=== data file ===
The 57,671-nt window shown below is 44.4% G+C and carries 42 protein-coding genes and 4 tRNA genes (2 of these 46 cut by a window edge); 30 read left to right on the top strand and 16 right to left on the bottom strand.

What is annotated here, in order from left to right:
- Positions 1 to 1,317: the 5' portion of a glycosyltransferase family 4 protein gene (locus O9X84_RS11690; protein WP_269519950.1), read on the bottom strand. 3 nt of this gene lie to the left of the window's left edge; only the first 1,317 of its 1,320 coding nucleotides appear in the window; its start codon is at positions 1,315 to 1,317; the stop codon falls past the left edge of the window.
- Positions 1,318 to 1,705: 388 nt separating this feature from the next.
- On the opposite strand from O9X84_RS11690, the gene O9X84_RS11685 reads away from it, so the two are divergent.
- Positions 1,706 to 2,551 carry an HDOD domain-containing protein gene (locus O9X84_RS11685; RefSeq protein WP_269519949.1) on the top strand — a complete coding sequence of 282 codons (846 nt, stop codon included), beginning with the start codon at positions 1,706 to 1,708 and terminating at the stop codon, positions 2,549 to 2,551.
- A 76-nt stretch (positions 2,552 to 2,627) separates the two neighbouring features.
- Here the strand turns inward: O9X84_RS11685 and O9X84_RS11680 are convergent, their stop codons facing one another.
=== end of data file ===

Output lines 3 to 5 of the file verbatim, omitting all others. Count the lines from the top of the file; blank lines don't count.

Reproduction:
- Positions 1 to 1,317: the 5' portion of a glycosyltransferase family 4 protein gene (locus O9X84_RS11690; protein WP_269519950.1), read on the bottom strand. 3 nt of this gene lie to the left of the window's left edge; only the first 1,317 of its 1,320 coding nucleotides appear in the window; its start codon is at positions 1,315 to 1,317; the stop codon falls past the left edge of the window.
- Positions 1,318 to 1,705: 388 nt separating this feature from the next.
- On the opposite strand from O9X84_RS11690, the gene O9X84_RS11685 reads away from it, so the two are divergent.